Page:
I made room on my desk then pulled my new Janome sewing machine out of the box. I barely had to read the directions but was glad I did when I saw the extra spool pin that can be used to wind a bobbin without taking the tread out of the machine.
I’d never seen that before, it was a nice surprise.
I did a few practice runs then pulled out a bag of tiny old fabric scraps and muslin to work with.
I knew working small would slow me down. That would give me a chance to get to know my new machine. Because as simple as it is, it still takes getting used to.
I haven’t worked on a mechanical machine in years. So it took me some time to figure out the right amount of pressure to put on the foot pedal. My other sewing machines both have a speed button along with varying pressure on the foot pedal.
I also had to get used to raising and lowering the pressure foot manually. And the self-threader is easier to use than my Viking but not as easy as my Brother. There’s not even the option of an automatic thread cutter.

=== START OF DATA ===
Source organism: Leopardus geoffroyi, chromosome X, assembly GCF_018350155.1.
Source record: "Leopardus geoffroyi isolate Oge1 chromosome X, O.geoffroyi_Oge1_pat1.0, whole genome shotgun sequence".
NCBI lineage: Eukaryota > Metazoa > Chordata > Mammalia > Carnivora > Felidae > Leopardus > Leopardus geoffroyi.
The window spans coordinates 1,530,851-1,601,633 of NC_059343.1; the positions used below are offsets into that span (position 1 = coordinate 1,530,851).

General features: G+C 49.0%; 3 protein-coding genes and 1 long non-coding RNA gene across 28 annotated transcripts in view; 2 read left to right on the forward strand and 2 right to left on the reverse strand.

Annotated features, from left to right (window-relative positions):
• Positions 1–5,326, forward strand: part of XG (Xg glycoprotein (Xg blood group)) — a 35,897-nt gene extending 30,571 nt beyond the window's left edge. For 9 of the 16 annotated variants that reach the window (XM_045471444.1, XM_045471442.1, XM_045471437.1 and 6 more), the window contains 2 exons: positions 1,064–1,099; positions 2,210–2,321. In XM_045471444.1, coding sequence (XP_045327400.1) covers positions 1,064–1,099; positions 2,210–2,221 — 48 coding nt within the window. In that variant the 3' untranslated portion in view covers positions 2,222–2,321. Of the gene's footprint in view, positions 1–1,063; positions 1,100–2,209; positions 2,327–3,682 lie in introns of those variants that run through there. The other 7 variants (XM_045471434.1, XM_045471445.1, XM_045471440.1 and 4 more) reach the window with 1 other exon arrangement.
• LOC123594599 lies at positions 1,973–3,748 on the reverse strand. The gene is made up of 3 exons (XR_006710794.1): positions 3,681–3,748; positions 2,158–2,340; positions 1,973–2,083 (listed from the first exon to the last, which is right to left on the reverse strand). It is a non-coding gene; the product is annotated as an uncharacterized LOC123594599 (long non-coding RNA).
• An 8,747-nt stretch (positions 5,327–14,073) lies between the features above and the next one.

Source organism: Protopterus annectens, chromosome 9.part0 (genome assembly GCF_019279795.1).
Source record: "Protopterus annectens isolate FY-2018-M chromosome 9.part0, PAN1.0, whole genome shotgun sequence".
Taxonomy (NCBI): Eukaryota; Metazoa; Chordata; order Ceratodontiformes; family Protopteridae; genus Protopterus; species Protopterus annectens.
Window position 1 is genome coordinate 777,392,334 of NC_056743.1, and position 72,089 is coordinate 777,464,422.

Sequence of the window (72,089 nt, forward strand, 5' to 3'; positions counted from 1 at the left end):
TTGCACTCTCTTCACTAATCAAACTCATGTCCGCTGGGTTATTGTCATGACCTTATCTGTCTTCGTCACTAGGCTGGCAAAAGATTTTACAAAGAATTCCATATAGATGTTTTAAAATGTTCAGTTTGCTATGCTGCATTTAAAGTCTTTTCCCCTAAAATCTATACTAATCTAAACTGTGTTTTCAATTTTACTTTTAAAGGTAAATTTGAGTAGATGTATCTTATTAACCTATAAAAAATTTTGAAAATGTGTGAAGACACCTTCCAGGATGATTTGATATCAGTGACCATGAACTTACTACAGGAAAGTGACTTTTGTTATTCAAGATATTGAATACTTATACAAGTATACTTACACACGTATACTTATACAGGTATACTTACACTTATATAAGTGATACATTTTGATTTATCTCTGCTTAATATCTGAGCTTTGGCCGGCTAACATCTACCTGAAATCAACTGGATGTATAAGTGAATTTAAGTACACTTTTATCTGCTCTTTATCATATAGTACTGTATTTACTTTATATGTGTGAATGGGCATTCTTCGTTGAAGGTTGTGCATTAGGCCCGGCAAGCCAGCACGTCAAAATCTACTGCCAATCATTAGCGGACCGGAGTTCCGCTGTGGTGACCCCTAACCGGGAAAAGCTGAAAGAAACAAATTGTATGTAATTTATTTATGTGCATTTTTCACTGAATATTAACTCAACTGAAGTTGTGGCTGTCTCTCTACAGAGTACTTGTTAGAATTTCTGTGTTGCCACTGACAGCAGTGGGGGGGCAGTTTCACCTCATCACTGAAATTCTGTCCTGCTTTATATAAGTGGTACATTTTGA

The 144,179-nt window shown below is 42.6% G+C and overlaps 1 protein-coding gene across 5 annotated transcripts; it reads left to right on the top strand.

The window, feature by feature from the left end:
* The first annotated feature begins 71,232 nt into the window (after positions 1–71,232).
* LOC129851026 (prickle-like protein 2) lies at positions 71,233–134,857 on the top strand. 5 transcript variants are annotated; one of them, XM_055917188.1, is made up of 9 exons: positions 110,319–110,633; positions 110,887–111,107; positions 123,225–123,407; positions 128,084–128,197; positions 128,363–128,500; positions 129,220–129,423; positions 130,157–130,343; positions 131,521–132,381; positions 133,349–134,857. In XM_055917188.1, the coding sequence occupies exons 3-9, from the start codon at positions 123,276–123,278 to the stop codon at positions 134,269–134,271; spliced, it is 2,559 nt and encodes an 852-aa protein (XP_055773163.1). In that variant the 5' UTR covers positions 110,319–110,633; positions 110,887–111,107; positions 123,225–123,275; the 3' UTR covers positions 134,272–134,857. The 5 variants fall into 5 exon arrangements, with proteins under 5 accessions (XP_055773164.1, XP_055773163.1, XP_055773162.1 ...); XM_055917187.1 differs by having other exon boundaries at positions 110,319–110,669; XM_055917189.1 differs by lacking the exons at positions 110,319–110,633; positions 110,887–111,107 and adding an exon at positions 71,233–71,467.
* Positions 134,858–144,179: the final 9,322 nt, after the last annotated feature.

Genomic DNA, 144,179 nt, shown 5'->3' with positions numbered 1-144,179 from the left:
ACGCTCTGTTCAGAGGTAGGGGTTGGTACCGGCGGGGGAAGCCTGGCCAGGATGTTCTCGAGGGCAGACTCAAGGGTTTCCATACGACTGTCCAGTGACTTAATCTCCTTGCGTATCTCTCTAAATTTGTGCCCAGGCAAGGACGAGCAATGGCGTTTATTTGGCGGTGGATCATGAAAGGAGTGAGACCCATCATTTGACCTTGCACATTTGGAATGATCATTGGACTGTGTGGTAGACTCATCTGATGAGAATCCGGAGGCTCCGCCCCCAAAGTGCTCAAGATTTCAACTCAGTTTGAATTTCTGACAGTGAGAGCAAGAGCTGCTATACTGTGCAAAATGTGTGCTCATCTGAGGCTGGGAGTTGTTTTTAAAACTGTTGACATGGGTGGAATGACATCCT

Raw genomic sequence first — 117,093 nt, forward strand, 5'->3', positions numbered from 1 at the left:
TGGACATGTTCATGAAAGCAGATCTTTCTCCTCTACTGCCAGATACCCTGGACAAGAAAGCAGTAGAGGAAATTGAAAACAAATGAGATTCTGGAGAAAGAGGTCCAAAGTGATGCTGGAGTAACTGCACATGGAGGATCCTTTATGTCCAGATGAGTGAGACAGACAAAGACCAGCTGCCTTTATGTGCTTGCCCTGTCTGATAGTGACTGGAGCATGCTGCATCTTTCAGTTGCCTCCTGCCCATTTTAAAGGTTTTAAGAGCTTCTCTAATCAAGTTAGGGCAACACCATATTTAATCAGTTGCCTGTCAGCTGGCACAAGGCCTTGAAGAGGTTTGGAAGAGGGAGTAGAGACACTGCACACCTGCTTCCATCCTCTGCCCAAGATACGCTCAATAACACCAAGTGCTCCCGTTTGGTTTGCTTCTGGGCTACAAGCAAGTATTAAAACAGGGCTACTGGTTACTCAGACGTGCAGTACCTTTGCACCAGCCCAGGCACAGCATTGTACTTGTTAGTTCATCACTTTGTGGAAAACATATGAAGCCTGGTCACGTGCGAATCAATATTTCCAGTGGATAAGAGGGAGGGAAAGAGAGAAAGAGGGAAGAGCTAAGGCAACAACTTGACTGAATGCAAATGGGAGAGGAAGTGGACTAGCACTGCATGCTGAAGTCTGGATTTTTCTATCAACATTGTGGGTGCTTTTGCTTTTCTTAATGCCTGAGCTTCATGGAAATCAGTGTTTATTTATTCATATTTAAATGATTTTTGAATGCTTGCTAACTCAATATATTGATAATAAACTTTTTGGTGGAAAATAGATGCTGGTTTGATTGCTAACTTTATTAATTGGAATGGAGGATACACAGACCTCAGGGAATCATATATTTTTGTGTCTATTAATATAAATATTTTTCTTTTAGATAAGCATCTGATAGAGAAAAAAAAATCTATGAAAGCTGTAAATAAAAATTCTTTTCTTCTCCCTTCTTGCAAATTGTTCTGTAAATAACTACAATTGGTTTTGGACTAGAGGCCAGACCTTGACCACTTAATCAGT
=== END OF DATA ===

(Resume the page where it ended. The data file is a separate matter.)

But it really didn’t take long for me to make the adjustments. I guess it’s like riding a bike. I hadn’t forgotten what I learned when I first started sewing and had been doing for years before getting my computerized machines.
Unlike my old Singer, which chugs along, my new machine has speed and power. Can a machine be grounded? Because that’s how this one feels. It’s solid and purposeful. And it sounds as good as it feels.
I was thinking of getting an extension platform for it, but I think I’ll wait on that. I’ll make a quilt first and see how it feels without.
I can’t wait to use it again tomorrow.